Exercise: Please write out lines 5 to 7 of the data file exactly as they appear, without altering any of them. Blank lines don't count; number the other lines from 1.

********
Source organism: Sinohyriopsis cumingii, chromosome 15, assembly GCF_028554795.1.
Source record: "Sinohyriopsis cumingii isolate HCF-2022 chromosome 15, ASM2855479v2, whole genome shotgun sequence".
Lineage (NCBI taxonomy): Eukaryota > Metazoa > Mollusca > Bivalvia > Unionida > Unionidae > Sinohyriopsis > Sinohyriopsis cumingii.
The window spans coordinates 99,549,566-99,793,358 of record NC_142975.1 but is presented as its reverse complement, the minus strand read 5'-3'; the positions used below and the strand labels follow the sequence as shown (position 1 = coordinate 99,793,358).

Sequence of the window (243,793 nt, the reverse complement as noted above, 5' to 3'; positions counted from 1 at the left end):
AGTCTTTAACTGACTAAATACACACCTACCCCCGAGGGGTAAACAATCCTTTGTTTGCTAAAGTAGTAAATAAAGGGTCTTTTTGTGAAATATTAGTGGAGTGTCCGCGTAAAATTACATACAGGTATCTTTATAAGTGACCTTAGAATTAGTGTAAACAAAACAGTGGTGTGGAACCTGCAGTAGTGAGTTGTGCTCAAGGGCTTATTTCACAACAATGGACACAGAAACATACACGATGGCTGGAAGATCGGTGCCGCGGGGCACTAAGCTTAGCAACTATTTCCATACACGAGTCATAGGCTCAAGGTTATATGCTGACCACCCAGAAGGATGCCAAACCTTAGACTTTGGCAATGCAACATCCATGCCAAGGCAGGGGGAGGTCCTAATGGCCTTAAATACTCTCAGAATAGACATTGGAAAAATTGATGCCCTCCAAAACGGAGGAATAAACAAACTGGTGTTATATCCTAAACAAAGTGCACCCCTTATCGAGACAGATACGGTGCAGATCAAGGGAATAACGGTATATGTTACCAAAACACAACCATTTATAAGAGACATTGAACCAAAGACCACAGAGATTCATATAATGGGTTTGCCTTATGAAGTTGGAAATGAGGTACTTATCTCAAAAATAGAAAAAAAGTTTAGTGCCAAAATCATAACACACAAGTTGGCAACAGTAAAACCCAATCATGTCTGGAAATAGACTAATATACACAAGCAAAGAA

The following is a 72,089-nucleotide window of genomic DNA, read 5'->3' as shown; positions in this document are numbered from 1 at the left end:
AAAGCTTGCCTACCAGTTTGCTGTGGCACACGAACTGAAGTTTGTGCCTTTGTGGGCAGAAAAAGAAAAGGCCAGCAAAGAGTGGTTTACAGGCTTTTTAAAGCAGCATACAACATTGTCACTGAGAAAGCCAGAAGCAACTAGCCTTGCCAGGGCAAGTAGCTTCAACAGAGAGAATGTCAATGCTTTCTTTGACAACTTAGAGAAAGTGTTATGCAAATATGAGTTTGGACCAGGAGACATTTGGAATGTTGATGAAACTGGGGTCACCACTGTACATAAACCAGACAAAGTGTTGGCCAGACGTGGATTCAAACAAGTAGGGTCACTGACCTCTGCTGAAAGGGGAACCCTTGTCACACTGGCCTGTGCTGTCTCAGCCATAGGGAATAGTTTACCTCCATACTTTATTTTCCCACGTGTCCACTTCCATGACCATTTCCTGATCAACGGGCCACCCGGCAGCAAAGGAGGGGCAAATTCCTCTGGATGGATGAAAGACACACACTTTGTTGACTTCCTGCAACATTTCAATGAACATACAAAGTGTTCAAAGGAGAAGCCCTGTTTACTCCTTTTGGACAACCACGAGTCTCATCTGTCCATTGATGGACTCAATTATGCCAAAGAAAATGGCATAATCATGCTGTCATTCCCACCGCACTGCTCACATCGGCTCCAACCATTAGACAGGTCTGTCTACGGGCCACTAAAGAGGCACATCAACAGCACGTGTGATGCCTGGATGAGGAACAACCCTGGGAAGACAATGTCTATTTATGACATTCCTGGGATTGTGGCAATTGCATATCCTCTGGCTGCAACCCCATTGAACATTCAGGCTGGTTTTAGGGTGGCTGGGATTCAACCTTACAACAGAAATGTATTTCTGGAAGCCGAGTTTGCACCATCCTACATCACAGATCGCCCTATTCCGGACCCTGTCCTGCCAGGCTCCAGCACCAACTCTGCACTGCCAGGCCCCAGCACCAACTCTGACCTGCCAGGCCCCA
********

Sequence of the window (243,793 nt, the reverse complement as noted above, 5' to 3'; positions counted from 1 at the left end):
AGTCTTTAACTGACTAAATACACACCTACCCCCGAGGGGTAAACAATCCTTTGTTTGCTAAAGTAGTAAATAAAGGGTCTTTTTGTGAAATATTAGTGGAGTGTCCGCGTAAAATTACATACAGGTATCTTTATAAGTGACCTTAGAATTAGTGTAAACAAAACAGTGGTGTGGAACCTGCAGTAGTGAGTTGTGCTCAAGGGCTTATTTCACAACAATGGACACAGAAACATACACGATGGCTGGAAGATCGGTGCCGCGGGGCACTAAGCTTAGCAACTATTTCCATACACGAGTCATAGGCTCAAGGTTATATGCTGACCACCCAGAAGGATGCCAAACCTTAGACTTTGGCAATGCAACATCCATGCCAAGGCAGGGGGAGGTCCTAATGGCCTTAAATACTCTCAGAATAGACATTGGAAAAATTGATGCCCTCCAAAACGGAGGAATAAACAAACTGGTGTTATATCCTAAACAAAGTGCACCCCTTATCGAGACAGATACGGTGCAGATCAAGGGAATAACGGTATATGTTACCAAAACACAACCATTTATAAGAGACATTGAACCAAAGACCACAGAGATTCATATAATGGGTTTGCCTTATGAAGTTGGAAATGAGGTACTTATCTCAAAAATAGAAAAAAAGTTTAGTGCCAAAATCATAACACACAAGTTGGCAACAGTAAAACCCAATCATGTCTGGAAATAGACTAATATACACAAGCAAAGAA

The following is a 72,089-nucleotide window of genomic DNA, read 5'->3' as shown; positions in this document are numbered from 1 at the left end: